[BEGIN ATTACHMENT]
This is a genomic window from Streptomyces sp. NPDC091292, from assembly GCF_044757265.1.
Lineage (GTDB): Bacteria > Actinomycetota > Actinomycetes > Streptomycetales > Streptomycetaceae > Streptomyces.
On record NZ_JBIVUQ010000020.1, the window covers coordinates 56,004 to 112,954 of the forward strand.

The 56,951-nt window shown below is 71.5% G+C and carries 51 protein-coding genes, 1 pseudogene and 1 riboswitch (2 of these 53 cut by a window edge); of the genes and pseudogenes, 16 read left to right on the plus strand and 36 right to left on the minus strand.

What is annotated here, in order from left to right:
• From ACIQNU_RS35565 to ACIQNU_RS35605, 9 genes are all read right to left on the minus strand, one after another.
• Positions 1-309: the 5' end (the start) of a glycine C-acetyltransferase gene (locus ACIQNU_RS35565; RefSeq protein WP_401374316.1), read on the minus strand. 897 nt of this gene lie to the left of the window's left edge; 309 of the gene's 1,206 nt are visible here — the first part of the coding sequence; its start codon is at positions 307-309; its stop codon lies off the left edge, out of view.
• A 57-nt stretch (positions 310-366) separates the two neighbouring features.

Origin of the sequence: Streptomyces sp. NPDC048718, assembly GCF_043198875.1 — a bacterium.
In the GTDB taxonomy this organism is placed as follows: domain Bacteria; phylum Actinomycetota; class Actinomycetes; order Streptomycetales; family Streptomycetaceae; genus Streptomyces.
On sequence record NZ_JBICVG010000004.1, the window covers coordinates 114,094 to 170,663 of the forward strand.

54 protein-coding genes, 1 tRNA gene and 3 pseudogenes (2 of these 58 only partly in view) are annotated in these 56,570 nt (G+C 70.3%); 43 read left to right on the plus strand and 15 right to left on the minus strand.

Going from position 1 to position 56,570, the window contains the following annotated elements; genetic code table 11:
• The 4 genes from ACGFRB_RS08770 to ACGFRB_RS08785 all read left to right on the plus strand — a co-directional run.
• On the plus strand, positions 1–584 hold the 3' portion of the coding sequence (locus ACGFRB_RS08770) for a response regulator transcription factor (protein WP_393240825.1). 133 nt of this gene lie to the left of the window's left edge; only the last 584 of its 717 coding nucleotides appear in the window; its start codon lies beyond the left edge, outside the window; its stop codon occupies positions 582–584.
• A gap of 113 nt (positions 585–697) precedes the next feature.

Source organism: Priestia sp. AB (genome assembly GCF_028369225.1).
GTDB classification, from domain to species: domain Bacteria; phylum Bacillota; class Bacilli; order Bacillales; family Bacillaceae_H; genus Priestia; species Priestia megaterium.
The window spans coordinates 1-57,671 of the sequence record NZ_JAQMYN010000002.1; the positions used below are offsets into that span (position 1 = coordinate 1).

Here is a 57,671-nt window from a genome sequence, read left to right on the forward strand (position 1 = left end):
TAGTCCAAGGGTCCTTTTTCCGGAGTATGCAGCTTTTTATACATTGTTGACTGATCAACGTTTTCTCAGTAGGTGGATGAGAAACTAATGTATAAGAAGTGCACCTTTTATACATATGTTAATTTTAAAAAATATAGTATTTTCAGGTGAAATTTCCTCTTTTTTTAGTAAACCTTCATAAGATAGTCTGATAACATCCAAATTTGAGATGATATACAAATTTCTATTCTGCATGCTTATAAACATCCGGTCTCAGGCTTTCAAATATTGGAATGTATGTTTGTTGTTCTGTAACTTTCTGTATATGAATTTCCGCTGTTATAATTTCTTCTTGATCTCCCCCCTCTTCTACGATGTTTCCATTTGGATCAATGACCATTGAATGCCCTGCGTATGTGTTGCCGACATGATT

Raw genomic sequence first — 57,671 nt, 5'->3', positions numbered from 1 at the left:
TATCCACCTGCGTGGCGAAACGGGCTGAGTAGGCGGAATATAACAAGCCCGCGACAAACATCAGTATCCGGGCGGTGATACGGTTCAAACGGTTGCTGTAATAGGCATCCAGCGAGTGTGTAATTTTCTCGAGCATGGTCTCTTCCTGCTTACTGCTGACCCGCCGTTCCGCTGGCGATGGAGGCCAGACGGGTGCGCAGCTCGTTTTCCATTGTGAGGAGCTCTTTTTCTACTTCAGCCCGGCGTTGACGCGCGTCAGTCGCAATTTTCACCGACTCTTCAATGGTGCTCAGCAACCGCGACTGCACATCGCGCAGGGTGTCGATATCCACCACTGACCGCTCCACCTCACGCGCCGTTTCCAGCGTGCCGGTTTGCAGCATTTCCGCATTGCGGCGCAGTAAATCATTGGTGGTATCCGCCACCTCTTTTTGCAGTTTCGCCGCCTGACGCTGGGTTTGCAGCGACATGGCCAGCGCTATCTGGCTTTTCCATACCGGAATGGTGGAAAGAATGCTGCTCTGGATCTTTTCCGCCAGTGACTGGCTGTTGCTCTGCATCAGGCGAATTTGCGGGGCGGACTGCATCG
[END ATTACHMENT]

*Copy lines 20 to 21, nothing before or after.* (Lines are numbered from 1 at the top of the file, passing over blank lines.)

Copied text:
Here is a 57,671-nt window from a genome sequence, read left to right on the forward strand (position 1 = left end):
TAGTCCAAGGGTCCTTTTTCCGGAGTATGCAGCTTTTTATACATTGTTGACTGATCAACGTTTTCTCAGTAGGTGGATGAGAAACTAATGTATAAGAAGTGCACCTTTTATACATATGTTAATTTTAAAAAATATAGTATTTTCAGGTGAAATTTCCTCTTTTTTTAGTAAACCTTCATAAGATAGTCTGATAACATCCAAATTTGAGATGATATACAAATTTCTATTCTGCATGCTTATAAACATCCGGTCTCAGGCTTTCAAATATTGGAATGTATGTTTGTTGTTCTGTAACTTTCTGTATATGAATTTCCGCTGTTATAATTTCTTCTTGATCTCCCCCCTCTTCTACGATGTTTCCATTTGGATCAATGACCATTGAATGCCCTGCGTATGTGTTGCCGACATGATT